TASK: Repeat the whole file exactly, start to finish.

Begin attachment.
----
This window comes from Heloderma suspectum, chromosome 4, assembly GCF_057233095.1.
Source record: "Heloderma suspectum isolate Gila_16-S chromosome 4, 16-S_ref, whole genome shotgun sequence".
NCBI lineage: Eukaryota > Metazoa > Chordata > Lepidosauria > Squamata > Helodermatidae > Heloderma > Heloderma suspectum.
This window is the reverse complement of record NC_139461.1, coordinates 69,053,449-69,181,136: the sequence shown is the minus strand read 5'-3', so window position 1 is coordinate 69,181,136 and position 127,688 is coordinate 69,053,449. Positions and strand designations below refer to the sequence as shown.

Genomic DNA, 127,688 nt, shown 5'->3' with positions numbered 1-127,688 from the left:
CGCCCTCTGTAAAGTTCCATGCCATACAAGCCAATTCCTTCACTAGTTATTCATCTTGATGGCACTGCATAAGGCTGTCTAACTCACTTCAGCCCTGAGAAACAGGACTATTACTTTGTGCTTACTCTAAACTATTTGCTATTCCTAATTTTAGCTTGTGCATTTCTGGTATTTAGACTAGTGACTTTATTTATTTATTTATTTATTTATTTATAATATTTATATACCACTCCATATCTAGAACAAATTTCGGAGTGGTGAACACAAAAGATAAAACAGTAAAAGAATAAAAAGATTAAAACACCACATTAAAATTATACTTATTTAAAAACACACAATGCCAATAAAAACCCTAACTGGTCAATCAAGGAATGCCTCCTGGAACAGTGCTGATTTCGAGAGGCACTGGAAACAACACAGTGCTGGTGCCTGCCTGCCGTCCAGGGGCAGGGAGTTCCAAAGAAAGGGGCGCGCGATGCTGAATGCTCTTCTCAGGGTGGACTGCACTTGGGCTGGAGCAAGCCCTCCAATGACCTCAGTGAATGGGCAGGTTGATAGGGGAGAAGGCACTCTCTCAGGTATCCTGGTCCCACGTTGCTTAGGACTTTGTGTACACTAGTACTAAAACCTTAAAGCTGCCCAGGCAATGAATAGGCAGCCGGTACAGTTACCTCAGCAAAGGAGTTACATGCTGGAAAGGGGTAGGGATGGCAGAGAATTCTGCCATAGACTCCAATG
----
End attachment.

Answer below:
This window comes from Heloderma suspectum, chromosome 4, assembly GCF_057233095.1.
Source record: "Heloderma suspectum isolate Gila_16-S chromosome 4, 16-S_ref, whole genome shotgun sequence".
NCBI lineage: Eukaryota > Metazoa > Chordata > Lepidosauria > Squamata > Helodermatidae > Heloderma > Heloderma suspectum.
This window is the reverse complement of record NC_139461.1, coordinates 69,053,449-69,181,136: the sequence shown is the minus strand read 5'-3', so window position 1 is coordinate 69,181,136 and position 127,688 is coordinate 69,053,449. Positions and strand designations below refer to the sequence as shown.

Genomic DNA, 127,688 nt, shown 5'->3' with positions numbered 1-127,688 from the left:
CGCCCTCTGTAAAGTTCCATGCCATACAAGCCAATTCCTTCACTAGTTATTCATCTTGATGGCACTGCATAAGGCTGTCTAACTCACTTCAGCCCTGAGAAACAGGACTATTACTTTGTGCTTACTCTAAACTATTTGCTATTCCTAATTTTAGCTTGTGCATTTCTGGTATTTAGACTAGTGACTTTATTTATTTATTTATTTATTTATTTATAATATTTATATACCACTCCATATCTAGAACAAATTTCGGAGTGGTGAACACAAAAGATAAAACAGTAAAAGAATAAAAAGATTAAAACACCACATTAAAATTATACTTATTTAAAAACACACAATGCCAATAAAAACCCTAACTGGTCAATCAAGGAATGCCTCCTGGAACAGTGCTGATTTCGAGAGGCACTGGAAACAACACAGTGCTGGTGCCTGCCTGCCGTCCAGGGGCAGGGAGTTCCAAAGAAAGGGGCGCGCGATGCTGAATGCTCTTCTCAGGGTGGACTGCACTTGGGCTGGAGCAAGCCCTCCAATGACCTCAGTGAATGGGCAGGTTGATAGGGGAGAAGGCACTCTCTCAGGTATCCTGGTCCCACGTTGCTTAGGACTTTGTGTACACTAGTACTAAAACCTTAAAGCTGCCCAGGCAATGAATAGGCAGCCGGTACAGTTACCTCAGCAAAGGAGTTACATGCTGGAAAGGGGTAGGGATGGCAGAGAATTCTGCCATAGACTCCAATG